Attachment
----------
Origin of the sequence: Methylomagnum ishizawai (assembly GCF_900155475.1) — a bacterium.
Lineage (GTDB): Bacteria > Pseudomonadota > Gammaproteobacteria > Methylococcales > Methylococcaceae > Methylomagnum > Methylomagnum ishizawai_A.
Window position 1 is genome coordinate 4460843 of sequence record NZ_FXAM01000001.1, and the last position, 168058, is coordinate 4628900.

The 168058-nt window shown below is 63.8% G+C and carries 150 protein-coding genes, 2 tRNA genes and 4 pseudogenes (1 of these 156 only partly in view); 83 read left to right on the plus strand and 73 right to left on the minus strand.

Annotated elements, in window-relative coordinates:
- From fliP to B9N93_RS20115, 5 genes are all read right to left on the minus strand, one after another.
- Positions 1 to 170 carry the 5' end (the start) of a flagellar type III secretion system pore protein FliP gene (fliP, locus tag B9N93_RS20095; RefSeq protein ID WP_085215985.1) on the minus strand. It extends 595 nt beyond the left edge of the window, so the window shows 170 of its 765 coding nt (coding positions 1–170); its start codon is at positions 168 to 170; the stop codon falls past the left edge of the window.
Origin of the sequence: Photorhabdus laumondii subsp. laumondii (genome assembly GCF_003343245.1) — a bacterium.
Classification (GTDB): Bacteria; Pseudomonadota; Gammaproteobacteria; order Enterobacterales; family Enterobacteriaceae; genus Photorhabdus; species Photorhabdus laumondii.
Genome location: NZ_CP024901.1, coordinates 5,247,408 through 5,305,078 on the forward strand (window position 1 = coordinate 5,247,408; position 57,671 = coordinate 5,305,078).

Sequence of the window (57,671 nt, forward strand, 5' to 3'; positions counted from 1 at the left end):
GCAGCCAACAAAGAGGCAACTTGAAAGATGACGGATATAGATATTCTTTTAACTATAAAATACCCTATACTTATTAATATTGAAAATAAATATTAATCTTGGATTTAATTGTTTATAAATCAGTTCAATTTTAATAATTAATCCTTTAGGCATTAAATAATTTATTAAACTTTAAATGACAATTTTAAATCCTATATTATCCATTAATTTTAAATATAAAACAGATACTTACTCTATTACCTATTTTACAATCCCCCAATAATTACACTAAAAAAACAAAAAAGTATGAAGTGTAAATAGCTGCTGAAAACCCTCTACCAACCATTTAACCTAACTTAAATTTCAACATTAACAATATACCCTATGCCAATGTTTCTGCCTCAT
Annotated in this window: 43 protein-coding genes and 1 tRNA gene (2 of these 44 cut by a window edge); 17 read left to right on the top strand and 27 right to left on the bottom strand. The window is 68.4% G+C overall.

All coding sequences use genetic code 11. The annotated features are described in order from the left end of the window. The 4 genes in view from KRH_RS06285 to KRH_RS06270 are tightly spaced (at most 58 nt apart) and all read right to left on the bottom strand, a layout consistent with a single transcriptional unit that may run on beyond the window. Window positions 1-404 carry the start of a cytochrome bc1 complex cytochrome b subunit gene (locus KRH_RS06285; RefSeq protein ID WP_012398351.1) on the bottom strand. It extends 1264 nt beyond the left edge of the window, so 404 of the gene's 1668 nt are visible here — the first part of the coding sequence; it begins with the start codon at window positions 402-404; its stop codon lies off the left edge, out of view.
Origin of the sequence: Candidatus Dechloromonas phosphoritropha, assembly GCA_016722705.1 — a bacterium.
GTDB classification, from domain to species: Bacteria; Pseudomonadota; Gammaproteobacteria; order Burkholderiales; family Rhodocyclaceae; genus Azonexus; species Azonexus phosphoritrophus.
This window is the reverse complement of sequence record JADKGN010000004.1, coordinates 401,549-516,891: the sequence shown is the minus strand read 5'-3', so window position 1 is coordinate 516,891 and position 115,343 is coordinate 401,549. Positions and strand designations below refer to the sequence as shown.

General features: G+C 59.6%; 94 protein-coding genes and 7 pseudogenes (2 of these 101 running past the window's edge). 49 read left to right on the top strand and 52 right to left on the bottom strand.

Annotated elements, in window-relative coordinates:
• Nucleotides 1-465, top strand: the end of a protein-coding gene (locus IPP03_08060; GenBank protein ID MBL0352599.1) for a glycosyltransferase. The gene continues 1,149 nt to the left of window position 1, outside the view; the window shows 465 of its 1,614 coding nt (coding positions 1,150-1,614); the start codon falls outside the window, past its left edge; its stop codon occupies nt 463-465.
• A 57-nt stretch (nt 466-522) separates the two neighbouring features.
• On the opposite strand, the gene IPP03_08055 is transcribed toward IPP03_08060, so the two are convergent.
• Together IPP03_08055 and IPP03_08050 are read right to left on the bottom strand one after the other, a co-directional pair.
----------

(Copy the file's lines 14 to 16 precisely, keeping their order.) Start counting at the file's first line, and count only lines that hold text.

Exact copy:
All coding sequences use genetic code 11. The annotated features are described in order from the left end of the window. The 4 genes in view from KRH_RS06285 to KRH_RS06270 are tightly spaced (at most 58 nt apart) and all read right to left on the bottom strand, a layout consistent with a single transcriptional unit that may run on beyond the window. Window positions 1-404 carry the start of a cytochrome bc1 complex cytochrome b subunit gene (locus KRH_RS06285; RefSeq protein ID WP_012398351.1) on the bottom strand. It extends 1264 nt beyond the left edge of the window, so 404 of the gene's 1668 nt are visible here — the first part of the coding sequence; it begins with the start codon at window positions 402-404; its stop codon lies off the left edge, out of view.
Origin of the sequence: Candidatus Dechloromonas phosphoritropha, assembly GCA_016722705.1 — a bacterium.
GTDB classification, from domain to species: Bacteria; Pseudomonadota; Gammaproteobacteria; order Burkholderiales; family Rhodocyclaceae; genus Azonexus; species Azonexus phosphoritrophus.